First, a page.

Volunteer writer, Gabrielle Donnelly, shares her experience of being a parent and allotment owner, discovering the healing and calming effect nature has on her family. Find out how you can support us in Growing Healthy Minds during Children's Mental Health Week and beyond.
An early introduction
The old timers at the allotment were somewhat alarmed by the sight of a 39-week pregnant woman down on her hands and knees planting onions, so I guess you could say Finn’s introduction to green spaces literally started in the womb, and we’ve encouraged it ever since. Whether that has been walking my mum’s dogs in the nearby woods, scrambling up a mountain in one of our favourite holiday destinations, or enjoying one of the many National Trust properties we are fortunate enough to have nearby.
Finn is 12 now, and it hasn’t always been easy. When we’re cooped up together at home, tempers flare and sparks fly, but we found many years ago that going for a walk as a family and spending some time in the outdoors brings instant calm and relief to us all.
Any nature is good nature
We are fortunate to live in the leafy suburbs of south Manchester. Our big, tree-lined local park is a frequent haunt, and Finn’s primary school has a big playing field and lots of outdoor play equipment. Other families aren’t as lucky as us, but I would encourage all to seek out green spaces and reap the benefits they bring. It doesn’t have to be wide green pastures and towering oaks, even the smallest bit of plantlife can help improve your mental and physical health.
For those without access to outdoor green space, houseplants, window boxes, pots and planters can bring joy and brightness into your life. To experience how rewarding growing your own edibles can be, why not try some salad leaves in a window box—they’re so easy and will save you money—or elevate your flavours by adding some homegrown herbs to your mealtimes?
The health benefits of gardening for all ages are widely acknowledged, but for youngsters who are still developing, gardening has a little secret, it has the power to make your little ones open to trying new foods. When children participate in the process of growing and nurturing veggies, they are more likely to give them a try. Who knew a garden could expand palettes, too?
Less screen time, more green time
Finn loves technology—he’s an absolute whizz kid—and gaming is his favourite pastime. My husband and I are usually baffled by what he’s up to; it seems so technical and alien to us. So I’m always amazed how the simple pleasures of the outdoors; be that skimming stones, climbing trees or seeking out weird and wonderful fungi, still seem to quieten his mind. Mine too for that matter.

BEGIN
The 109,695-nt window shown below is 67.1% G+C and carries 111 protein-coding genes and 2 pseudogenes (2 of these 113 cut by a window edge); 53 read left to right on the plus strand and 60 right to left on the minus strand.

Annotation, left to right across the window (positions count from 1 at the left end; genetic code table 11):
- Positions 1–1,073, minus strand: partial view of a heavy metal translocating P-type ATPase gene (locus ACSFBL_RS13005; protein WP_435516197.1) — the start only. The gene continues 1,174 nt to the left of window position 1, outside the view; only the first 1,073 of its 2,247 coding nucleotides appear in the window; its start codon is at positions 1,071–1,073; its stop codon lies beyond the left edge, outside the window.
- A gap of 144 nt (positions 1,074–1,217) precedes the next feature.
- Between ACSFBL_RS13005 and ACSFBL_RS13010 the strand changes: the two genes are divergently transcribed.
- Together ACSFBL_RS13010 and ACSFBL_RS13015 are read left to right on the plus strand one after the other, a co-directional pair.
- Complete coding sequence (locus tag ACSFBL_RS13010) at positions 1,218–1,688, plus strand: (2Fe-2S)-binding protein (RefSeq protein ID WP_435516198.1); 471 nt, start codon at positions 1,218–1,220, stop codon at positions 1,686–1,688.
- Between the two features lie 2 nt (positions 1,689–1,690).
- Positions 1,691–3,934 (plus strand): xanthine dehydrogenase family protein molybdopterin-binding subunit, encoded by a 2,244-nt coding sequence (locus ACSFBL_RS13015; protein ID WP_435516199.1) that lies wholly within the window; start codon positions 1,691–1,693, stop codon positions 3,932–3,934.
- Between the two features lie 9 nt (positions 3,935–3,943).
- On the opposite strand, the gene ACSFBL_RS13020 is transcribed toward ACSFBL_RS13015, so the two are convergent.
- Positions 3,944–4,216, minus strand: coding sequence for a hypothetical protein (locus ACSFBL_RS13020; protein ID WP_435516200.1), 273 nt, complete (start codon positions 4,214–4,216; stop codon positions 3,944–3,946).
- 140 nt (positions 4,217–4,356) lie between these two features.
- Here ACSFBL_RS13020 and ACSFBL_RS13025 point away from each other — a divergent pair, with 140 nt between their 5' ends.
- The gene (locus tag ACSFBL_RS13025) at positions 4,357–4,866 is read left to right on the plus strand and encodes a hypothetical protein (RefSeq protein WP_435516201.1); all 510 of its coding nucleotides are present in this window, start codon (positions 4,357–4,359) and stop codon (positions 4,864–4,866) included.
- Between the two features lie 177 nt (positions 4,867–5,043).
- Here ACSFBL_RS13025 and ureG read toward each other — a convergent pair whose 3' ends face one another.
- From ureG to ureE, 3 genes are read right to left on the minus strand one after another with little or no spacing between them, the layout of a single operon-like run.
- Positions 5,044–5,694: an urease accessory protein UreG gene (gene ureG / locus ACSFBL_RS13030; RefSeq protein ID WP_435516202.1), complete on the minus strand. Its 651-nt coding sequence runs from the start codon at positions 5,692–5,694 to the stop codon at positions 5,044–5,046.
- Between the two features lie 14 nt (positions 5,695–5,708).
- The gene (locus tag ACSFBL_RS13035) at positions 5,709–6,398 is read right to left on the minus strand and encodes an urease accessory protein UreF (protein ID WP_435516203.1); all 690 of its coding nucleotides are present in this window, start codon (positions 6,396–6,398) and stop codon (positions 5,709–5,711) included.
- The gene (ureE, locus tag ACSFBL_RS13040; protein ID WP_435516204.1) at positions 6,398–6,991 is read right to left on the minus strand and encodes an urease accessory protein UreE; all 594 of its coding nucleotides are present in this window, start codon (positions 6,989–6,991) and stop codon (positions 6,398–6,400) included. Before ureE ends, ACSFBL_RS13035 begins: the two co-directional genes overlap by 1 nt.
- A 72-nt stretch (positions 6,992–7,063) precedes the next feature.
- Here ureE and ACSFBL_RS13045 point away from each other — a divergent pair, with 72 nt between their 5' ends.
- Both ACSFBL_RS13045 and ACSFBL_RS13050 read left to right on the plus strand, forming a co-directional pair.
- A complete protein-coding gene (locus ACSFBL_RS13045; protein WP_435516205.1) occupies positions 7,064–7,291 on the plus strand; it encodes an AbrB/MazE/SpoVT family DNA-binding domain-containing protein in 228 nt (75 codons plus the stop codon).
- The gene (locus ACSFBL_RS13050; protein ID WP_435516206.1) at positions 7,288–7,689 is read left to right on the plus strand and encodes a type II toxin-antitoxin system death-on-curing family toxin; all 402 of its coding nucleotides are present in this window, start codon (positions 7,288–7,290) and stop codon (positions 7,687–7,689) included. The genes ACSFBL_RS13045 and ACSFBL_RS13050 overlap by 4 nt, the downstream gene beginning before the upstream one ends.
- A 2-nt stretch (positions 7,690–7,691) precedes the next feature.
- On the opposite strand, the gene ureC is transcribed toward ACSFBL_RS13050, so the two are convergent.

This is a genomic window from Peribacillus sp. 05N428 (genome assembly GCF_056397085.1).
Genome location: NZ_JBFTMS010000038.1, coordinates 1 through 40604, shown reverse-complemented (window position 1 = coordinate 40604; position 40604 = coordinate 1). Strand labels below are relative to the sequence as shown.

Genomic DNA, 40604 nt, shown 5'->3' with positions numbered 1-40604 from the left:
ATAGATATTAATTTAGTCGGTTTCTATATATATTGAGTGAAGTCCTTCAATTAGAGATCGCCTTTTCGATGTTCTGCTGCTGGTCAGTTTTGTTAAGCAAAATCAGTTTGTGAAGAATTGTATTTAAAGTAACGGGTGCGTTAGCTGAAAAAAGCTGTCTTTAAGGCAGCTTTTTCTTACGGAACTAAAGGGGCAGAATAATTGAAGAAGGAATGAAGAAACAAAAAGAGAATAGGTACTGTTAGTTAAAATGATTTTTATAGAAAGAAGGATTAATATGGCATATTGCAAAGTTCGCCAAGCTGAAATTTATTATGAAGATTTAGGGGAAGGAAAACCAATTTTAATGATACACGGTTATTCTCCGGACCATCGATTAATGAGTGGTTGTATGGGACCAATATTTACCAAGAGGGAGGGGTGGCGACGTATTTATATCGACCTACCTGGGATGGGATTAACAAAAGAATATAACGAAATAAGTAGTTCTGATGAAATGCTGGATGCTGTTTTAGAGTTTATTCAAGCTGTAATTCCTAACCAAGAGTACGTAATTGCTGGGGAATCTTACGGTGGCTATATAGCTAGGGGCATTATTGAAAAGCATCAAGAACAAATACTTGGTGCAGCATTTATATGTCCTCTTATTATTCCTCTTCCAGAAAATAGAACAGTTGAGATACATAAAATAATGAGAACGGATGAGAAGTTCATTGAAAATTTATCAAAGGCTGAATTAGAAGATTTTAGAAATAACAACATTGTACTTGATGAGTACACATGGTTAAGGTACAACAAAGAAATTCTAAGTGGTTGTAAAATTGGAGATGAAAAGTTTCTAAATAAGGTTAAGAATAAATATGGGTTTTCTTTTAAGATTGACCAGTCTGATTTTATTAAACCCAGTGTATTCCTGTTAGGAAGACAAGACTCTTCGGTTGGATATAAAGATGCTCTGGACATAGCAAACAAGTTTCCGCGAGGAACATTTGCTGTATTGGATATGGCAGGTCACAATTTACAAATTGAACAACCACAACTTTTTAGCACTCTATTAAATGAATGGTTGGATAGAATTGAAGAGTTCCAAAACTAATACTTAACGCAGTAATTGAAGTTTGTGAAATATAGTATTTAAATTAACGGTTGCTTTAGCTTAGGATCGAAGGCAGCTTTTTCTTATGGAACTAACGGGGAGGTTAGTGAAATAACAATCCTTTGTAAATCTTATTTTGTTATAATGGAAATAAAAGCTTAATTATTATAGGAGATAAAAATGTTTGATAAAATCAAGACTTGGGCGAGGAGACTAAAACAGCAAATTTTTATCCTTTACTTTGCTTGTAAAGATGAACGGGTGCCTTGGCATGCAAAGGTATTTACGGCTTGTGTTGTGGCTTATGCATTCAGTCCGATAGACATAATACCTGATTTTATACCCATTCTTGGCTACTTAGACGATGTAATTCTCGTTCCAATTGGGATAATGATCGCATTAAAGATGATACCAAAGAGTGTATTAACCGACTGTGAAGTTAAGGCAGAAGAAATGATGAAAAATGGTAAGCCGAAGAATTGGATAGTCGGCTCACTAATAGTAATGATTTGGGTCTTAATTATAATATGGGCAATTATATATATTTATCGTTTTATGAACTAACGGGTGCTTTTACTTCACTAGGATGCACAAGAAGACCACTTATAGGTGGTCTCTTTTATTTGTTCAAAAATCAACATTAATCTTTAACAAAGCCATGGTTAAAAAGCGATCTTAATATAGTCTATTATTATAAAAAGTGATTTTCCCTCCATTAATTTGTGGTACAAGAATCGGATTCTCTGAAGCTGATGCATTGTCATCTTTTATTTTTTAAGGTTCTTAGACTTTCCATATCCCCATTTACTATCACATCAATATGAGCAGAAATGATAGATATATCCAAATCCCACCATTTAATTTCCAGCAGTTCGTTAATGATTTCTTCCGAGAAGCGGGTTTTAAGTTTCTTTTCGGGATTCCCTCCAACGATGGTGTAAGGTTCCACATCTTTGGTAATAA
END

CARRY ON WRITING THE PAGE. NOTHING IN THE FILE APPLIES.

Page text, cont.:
Our walks give us some much needed time together as a family. Our conversation topics are diverse and give us some interesting insight into Finn’s little mind. I’m usually awed by the depth of his knowledge on some Greek god or the engineering of a 19th century bridge, but as we stroll side by side we put the world to rights, and it gives us all chance to voice our worries and fears. Somehow that environment puts everything into perspective and, while our problems don’t disappear, they definitely seem less scary.
The challenges of the pandemic
Like many others, one of the most difficult times for my family was of course lockdown. I honestly think Finn was depressed in his own little way. He missed his friends, he missed the social aspect of going to school, and getting him out of bed in the mornings soon became a struggle. Blazing rows were the daily norm as we all became more frustrated and isolated, and of course we weren’t supposed to be outside at all.
That’s when I realised the value of having our allotment, and while Finn was missing out on his schooling, learning continued as we sowed, planted, tended and harvested our own crops. I will never forget the look of delight on his face as he dug through the earth for homegrown potatoes with his bare hands, his awe at this golden treasure clear to see. That year we were blessed with beautiful weather, and of course had more time on our hands to work our plot, so it was one of our most successful years of growing our own.
Plot your next steps
Of course, most council run allotment sites have a waiting list, so if you’re interested, check your local council's website for details and get your name down. You might even be partnered with someone older or who’s struggling to look after their own plot; that really would be win-win!
I still get Finn down to the plot as often as I can; the benefits are many and varied. No matter how experienced you are, allotments come with successes and failures - all are lessons learnt and ‘do better next years’. And when all else fails, a bamboo cane comes in very handy for some impromptu lightsabre training!